Originally authored by By Silvana Fumega and Fabrizio Scrollini and published by the U4 Anti-Corruption Resource Centre, Chr. Michelsen Institute (U4 Issue 2018:1)
Over the past two decades, advances in information and communication technology (ICT) have transformed the way people access and interact with the information that governments produce and hold. The development of online platforms, which enable users to submit requests for information under right to information legislation (RTI), is one of many examples of these changes. This paper presents an analytic framework to explore how RTI online portals impact RTI regimes, while reviewing the experience of five civil society portals in developing and developed countries. We argue that these civil society-led portals have affected in a positive way these RTI regimes. However, further research about the influence of these platforms (and the whole RTI regime) in transparency and accountability is needed.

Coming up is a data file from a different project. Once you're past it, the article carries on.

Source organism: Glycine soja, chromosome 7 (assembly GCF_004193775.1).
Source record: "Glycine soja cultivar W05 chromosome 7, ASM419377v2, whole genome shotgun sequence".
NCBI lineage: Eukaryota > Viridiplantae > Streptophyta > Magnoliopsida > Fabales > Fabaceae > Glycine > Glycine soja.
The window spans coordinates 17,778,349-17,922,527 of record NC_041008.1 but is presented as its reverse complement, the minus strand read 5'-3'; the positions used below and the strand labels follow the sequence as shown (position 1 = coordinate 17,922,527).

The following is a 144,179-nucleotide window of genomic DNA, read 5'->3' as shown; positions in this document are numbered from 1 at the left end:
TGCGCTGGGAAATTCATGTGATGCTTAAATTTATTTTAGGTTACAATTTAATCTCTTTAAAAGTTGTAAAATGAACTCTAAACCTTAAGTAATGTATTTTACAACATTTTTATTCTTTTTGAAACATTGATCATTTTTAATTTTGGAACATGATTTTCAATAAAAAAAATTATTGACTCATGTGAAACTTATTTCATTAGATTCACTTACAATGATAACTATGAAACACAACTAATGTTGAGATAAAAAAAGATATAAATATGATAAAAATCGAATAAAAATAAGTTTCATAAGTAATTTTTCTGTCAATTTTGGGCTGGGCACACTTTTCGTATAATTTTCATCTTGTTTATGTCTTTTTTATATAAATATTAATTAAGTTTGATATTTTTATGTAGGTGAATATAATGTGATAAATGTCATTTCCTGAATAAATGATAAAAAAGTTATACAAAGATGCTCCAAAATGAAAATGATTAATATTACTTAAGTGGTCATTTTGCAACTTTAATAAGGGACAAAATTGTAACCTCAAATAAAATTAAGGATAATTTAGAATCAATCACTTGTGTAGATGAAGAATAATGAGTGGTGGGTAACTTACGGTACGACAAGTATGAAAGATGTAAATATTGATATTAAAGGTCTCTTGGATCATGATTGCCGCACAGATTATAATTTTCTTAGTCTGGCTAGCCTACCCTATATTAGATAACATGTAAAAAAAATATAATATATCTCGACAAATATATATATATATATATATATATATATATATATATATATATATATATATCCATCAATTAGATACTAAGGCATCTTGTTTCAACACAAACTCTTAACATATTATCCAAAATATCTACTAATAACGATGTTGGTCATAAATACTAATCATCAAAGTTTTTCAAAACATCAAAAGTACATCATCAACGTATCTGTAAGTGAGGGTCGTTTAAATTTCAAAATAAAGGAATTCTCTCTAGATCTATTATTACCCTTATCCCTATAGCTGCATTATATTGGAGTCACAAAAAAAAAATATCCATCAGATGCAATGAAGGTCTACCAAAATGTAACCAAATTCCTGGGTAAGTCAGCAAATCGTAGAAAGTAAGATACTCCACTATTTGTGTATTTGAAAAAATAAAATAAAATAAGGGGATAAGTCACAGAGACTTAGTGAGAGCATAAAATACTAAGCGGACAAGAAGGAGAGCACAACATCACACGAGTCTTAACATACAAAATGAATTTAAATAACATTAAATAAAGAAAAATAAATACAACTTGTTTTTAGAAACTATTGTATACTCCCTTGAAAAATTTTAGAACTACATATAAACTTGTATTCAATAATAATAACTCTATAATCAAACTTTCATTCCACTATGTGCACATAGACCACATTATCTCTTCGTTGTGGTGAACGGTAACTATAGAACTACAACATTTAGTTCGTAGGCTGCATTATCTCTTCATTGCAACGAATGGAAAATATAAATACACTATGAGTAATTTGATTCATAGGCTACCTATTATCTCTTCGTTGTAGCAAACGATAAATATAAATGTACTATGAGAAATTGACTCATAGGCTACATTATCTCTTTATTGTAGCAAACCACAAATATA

- Civil society RTI portals can positively influence the way public RTI oversight institutions function
- The portals enabled a new type of civil society actor to emerge. Donors could consider supporting these types of projects to encourage the further development of this new type of organisation
- Supporting dialogue between NGOs and government in developing official portals can ensure that citizen-oriented logic is maintained in official RTI portals
The full article and report are accessible here